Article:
b e n

Sounds like a bit of a hack to me. Won't that cause problems for C programs using the library? Especially if returning the string, does std:string use normal C null terminated strings? I.e is it just a wrapper class for C strings?

lee1210
Jun 18, 2008, 05:40 PM
If you used C++ string types, you'd be stuck with C++/Objective-C++. It's a decent idea, but it only works if you can link in C++ objects (even if you made C wrappers).

If you are writing C that accesses it, but you can link against C++ objects, it would be possible to write wrappers for the classes that call c_str() on the std::strings and return the const char *. It is const, so it cannot be modified. The C program could then make a copy, etc. This is done similarly to how I described above, in the circumstances that you return something that will only maintain coherency until the next call. See: http://www.cplusplus.com/reference/string/string/c_str.html, specifically:
"the values in this array ... are only granted to remain unchanged until the next call to a non-constant member function of the string object".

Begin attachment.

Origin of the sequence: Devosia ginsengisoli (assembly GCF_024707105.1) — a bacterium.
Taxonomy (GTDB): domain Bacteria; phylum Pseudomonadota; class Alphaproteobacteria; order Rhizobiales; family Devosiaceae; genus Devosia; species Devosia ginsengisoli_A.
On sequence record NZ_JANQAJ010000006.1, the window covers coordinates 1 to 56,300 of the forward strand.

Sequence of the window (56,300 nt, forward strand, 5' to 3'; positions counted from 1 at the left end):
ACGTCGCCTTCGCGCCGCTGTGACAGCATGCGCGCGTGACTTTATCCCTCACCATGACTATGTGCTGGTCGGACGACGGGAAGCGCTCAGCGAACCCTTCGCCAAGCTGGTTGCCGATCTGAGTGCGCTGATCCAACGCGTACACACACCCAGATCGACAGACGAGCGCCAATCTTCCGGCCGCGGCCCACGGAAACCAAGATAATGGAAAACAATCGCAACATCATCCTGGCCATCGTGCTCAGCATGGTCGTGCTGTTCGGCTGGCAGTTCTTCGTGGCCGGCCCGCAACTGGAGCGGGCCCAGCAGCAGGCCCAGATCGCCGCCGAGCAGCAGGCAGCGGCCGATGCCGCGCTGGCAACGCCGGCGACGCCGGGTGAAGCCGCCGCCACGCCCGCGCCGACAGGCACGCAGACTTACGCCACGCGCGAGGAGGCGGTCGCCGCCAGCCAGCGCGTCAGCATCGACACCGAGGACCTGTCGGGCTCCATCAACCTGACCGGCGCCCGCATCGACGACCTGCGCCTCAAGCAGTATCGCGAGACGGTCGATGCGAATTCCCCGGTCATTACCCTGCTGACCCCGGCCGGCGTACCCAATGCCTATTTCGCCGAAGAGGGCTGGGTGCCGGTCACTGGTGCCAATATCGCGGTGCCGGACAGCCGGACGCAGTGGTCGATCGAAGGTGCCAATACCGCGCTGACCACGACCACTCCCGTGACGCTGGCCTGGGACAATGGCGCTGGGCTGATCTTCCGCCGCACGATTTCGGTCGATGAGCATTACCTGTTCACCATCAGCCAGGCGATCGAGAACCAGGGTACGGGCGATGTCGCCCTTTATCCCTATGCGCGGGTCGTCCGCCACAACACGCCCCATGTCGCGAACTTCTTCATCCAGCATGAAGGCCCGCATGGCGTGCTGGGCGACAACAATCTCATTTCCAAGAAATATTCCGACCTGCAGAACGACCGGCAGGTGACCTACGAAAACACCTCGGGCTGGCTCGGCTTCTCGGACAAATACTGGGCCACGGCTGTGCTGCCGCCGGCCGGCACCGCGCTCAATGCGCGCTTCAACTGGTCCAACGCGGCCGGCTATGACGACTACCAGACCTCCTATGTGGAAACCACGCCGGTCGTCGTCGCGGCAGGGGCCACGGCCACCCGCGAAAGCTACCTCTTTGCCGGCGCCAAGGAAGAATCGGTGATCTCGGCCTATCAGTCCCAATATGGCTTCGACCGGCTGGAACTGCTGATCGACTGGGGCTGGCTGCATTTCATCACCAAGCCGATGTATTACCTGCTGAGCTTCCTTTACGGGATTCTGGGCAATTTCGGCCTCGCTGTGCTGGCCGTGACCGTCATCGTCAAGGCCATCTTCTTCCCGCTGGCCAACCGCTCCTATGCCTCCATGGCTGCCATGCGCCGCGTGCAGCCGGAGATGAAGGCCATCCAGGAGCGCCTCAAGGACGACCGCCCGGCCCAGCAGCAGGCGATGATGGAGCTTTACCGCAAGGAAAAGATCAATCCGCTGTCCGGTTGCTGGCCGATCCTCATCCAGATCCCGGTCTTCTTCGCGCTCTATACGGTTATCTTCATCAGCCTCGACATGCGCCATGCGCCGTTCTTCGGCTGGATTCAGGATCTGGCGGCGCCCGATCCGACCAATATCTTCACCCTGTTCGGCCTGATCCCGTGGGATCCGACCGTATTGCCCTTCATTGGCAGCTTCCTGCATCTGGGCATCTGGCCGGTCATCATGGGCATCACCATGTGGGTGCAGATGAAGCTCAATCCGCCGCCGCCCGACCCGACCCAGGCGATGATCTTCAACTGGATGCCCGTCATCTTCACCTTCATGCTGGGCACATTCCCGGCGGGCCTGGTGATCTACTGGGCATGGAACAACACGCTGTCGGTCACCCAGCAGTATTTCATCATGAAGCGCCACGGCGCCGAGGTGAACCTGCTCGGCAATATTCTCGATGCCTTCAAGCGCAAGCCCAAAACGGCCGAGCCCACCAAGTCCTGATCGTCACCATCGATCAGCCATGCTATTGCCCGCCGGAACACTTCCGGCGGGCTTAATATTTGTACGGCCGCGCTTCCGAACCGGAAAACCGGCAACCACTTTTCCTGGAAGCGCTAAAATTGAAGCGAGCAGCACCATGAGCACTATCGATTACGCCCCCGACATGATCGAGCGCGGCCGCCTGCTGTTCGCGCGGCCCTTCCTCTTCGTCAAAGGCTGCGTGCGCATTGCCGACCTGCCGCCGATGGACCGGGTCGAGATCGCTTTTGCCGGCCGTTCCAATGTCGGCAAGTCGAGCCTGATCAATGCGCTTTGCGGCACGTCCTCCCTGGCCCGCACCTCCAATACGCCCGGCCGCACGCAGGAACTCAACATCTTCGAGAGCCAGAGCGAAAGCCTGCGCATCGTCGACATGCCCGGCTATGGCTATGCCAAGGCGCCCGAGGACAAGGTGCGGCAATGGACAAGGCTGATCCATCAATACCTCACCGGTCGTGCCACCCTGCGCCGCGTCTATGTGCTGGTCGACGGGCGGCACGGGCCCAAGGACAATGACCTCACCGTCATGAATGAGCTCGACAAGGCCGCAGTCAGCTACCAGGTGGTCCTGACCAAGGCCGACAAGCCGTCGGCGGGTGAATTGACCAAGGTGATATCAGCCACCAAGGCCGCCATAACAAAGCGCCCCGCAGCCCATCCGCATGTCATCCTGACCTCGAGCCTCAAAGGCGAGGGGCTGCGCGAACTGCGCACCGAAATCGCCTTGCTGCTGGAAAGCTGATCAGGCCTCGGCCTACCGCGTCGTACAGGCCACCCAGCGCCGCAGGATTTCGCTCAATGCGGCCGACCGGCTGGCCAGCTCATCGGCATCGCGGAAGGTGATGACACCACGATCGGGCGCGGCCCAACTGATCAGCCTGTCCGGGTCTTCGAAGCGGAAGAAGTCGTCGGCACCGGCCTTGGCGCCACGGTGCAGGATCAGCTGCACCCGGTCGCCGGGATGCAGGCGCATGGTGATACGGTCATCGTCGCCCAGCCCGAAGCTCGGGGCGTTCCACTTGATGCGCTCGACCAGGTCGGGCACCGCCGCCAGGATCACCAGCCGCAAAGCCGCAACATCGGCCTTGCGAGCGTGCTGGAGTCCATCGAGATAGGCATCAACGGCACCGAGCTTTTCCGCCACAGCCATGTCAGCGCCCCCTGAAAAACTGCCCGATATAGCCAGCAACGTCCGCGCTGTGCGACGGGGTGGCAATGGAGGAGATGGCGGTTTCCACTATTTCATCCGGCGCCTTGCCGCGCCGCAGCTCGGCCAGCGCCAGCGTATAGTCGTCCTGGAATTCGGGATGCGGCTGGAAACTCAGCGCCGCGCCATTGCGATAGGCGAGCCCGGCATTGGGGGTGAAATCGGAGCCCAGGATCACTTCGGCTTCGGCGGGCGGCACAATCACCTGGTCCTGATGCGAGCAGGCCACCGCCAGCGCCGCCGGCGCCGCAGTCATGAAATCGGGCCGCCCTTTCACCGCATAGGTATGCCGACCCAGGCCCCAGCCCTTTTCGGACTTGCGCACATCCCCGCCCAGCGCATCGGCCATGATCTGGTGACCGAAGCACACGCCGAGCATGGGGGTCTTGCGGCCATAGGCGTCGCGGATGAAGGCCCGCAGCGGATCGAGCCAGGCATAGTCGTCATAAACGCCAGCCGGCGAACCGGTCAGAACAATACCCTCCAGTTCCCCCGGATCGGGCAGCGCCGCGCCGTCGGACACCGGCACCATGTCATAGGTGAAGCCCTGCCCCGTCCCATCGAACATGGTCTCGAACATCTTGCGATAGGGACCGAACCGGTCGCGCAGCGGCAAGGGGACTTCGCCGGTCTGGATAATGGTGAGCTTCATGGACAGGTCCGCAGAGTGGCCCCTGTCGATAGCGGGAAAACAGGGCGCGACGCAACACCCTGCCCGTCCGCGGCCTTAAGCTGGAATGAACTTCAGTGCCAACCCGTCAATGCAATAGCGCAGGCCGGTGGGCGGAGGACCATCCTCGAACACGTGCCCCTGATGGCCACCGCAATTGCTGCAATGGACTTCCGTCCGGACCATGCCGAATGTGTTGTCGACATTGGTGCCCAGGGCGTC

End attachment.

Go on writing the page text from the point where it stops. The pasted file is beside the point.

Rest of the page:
Because of this, it seems easier to just deal with it yourself in one of the other ways mentioned in C, rather than pull C++ into it without having major gains. This way if C++ wants to use the library, no problem. It can call your library, and use the resulting char * to instantiate a std::string, and move on with its life. If you want to use it in C, no problem, you have to do your own memory management but you are using C, so suck it up. If you want to use objective C, use it to instantiate an NS(Mutable)String and move on with your life.

I would lean towards options that avoid the user having to free something that they did not specifically allocate. Either having a single place you alloc/realloc that only remains valid between calls to your library or instituting a policy by which the user calls a function in the library to create a "thing" then they must call another function to get rid of that "thing" seem best.

-Lee

lazydog
Jun 19, 2008, 04:35 AM
Sounds like a bit of a hack to me. Won't that cause problems for C programs using the library? Especially if returning the string, does std:string use normal C null terminated strings? I.e is it just a wrapper class for C strings?

Yeah I guess you're right, though I was really trying to draw your attention to C++. With std::string your problems are solved. Your functions would return a string by value. If the receiver needs a copy then it would simply copy the function value. Something like this:-


//